Low Visual Fidelity in Driving Simulation
Tutor / director / evaluatorde Winter, Joost
Document typeBachelor thesis
Rights accessRestricted access - author's decision
This thesis consists of an initial survey of the research literature in driving simulation and, specifically about the influence of visual fidelity on driving performance and behaviour. The main section comprises the preparation, execution, and analysis of an experiment with the Green Dino fixed-base driving simulator within the 3mE faculty at TU Delft. This experiment evaluated three levels of visual fidelity: (1) a realistic high level, (2) a medium level with colours and horizon, but without textures and objects, and (3) a low level like the medium one but without colours and without horizon. Participants drove along a rural road without speedometer. Speed and driving performance data was collected along with eye tracking information. A within-subject statistical analysis was performed to determine the differences and resemblances between the visual levels and further conclusions are drawn with assessment provided by the eye tracking data. Results showed small but significant differences in all the driving behaviour and performance measures between the highest level and the two lower ones. However, no differences were found for those measures between the medium and low levels, suggesting that decreasing the optical flow or removing the textures has a stronger influence on driving behaviour and performance than removing the colours and the horizon. Focusing on specific measures, the steering activity was higher, as well as the lane keeping precision, in the high level than in the medium and low ones. Driving speed was slower in the medium and low levels than in the high one. Drivers tended to look lower as fidelity level decreased and, since the high visual fidelity level had roadside objects and textures, the gaze variance was larger in that level.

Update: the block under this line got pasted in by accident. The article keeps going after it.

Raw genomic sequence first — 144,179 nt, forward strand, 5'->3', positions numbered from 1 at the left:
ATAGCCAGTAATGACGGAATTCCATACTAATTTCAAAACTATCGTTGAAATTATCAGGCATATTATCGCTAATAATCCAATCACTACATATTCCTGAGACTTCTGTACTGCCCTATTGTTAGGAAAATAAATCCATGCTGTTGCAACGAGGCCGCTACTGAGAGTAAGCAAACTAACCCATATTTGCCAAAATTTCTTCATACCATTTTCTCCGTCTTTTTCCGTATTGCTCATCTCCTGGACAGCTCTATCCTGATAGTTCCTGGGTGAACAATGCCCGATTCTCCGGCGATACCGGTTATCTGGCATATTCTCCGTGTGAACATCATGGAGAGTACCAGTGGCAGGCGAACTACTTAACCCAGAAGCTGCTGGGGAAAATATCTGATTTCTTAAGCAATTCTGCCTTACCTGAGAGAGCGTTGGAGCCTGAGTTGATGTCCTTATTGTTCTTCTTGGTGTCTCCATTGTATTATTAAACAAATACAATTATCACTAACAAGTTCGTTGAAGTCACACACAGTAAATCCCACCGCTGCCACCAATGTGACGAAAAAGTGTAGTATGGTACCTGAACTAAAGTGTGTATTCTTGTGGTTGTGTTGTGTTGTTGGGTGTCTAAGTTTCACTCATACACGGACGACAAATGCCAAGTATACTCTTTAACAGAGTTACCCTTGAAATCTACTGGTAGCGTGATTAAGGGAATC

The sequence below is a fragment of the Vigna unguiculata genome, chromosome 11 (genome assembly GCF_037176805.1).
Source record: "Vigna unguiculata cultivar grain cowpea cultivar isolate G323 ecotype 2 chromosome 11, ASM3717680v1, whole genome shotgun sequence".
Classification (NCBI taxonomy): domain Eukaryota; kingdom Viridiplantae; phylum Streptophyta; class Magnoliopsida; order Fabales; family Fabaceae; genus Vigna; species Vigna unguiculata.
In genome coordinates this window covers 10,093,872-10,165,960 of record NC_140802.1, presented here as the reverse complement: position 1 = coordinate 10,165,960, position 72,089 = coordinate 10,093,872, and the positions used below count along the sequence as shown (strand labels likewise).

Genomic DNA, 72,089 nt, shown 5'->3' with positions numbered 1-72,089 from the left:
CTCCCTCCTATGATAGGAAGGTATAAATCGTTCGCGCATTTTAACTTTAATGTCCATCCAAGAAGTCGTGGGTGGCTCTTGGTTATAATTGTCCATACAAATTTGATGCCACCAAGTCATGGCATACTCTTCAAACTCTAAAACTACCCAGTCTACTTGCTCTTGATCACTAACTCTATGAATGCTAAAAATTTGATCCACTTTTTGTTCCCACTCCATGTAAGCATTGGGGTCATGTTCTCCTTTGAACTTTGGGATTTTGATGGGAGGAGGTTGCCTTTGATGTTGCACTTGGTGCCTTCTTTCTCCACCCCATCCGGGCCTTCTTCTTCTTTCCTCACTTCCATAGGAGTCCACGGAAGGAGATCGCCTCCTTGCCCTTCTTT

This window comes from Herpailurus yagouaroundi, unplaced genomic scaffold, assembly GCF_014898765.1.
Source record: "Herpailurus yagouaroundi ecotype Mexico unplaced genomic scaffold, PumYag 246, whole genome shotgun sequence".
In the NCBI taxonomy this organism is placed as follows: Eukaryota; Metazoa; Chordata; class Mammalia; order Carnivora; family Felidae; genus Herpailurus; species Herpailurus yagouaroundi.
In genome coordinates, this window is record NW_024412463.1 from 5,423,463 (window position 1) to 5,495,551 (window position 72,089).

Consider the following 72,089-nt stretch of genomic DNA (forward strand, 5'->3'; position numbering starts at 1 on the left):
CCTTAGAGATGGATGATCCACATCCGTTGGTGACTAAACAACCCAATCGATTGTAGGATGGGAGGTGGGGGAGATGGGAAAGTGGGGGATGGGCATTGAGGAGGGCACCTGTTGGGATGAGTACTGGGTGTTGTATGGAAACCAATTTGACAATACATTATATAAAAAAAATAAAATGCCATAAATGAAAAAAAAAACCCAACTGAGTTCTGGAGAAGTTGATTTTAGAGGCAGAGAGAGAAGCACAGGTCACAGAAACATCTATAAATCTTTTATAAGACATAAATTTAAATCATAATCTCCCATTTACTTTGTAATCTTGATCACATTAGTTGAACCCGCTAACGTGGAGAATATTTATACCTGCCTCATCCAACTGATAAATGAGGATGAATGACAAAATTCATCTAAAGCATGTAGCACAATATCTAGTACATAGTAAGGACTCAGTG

|PFC Arnau Ramon Setembre 2013.pdf||Report||2.642Mb||Restricted access|